We love our dogs, sometimes more than we care to admit, and the thought of anything happening to them simply doesn’t bear thinking about. That’s why it’s so important that we take whatever measures we can to protect them at all times.
Especially in recent times, when dog theft for particular breeds is on the rise. Fortunately there are measures we can all take to ensure our dogs live long and happy lives in our care!
Why is dog theft increasing?
The number of people rescuing, buying and adopting a dog has grown in recent years particularly since the pandemic led to staying at home more and the rise in working from home becoming more normalised. Today, it’s estimated that 27% of UK adults have a dog with a projected population of 10.2 million pet dogs.
With one in four people owning at least one dog, it’s fair to say they are pretty common in today’s society. However, certain ‘designer’ breeds such as French Bulldogs and Cockapoos have grown in popularity, while 2021 saw a huge spike in thefts of Jack Russells.
Criminals are stealing pedigree dogs to use them for breeding purposes due to the lucrative nature of puppy farming. To avoid adding fuel to this terrible fire, it’s best to adopt a dog from a reputable breeder, such as those approved by the Kennel Club, or consider rescuing a dog from a shelter.
How to protect your dog from criminals?
The UK Government through its dedicated Pet Theft Taskforce is doing its bit to combat the prevalence of pet abduction, introducing a new offence which results in stricter punishment for thieves.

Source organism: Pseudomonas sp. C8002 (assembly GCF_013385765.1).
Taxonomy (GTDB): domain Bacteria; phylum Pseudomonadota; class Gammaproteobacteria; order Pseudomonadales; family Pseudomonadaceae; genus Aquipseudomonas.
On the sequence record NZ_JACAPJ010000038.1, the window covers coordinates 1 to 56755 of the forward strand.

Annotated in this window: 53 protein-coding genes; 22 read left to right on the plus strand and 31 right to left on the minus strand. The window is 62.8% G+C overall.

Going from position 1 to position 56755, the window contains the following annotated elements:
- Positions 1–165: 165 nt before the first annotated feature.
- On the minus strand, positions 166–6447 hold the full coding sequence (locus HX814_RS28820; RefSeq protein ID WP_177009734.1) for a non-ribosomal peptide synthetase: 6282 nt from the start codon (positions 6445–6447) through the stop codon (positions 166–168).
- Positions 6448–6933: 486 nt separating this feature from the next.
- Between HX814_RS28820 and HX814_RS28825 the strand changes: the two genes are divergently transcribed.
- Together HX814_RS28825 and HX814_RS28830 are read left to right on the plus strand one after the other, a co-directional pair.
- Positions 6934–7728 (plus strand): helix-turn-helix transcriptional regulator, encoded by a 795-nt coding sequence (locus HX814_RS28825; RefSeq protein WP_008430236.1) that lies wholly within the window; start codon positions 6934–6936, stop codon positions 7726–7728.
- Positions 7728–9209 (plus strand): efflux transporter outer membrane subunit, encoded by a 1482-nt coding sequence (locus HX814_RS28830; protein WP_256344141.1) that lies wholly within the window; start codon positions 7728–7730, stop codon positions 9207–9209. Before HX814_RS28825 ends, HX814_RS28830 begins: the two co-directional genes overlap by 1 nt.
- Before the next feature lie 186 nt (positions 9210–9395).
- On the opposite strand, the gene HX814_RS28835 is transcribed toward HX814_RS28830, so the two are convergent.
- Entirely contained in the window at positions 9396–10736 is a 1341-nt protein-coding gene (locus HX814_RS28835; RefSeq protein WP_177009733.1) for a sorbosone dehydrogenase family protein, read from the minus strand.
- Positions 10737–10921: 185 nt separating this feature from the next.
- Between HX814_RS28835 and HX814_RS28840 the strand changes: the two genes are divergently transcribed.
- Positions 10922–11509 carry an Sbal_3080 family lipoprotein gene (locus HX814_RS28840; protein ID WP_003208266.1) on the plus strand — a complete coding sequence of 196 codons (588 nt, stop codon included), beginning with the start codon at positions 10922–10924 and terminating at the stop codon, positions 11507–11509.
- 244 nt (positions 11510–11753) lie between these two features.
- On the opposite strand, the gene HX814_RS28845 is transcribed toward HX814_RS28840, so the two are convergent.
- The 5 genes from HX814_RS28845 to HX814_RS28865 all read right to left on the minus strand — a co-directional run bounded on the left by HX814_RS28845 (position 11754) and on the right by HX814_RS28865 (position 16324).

There are, however, measures we can take as dog owners to give our four-legged friends as much protection as possible from people looking to steal them. From increasing the security of our homes to good practices when out on walks and technology that shifts the balance of power back to dog owners.
1. Use technolgy to improve pet security
When we have to leave our dogs at home some of us feel better if we can still have ‘eyes’ on them. That’s where technology offers a helping hand thanks to security cameras and apps that connect from one device to another. These apps alert us to any noises being made at home and commonly offer live video feed into your home to investigate any disturbances – such as an intruder.
We can also see if our dogs are in distress from being left alone, helping us to understand if we can give them some training so that being left alone isn’t so hard for them. Separation anxiety is something that can be worked on to help ease your dog into being left alone.
Is pet security technology safe?
Supervising apps are great for checking in remotely but they can pose other security risks to your home. Hackers may find a way into your home network through apps such as these so it’s important to enable multi-factor authentication wherever possible on your devices.
Jed Kafetz, Head of Penetration Testing at cybersecurity experts Redscan says, “MFA (multi-factor authentication) provides an important secondary layer of defence in the event of a password being stolen and is especially important given people’s tendency to reuse passwords across accounts”.
There is also the risk of using outdated apps which are more vulnerable to hackers as their updates commonly carry security updates. Hackers may then infiltrate your monitoring app and see for themselves if the dog is left home alone. Ensure that any pet security technology you use to protect and monitor your dog is updated as soon as they become available.
2. Secure your home and garden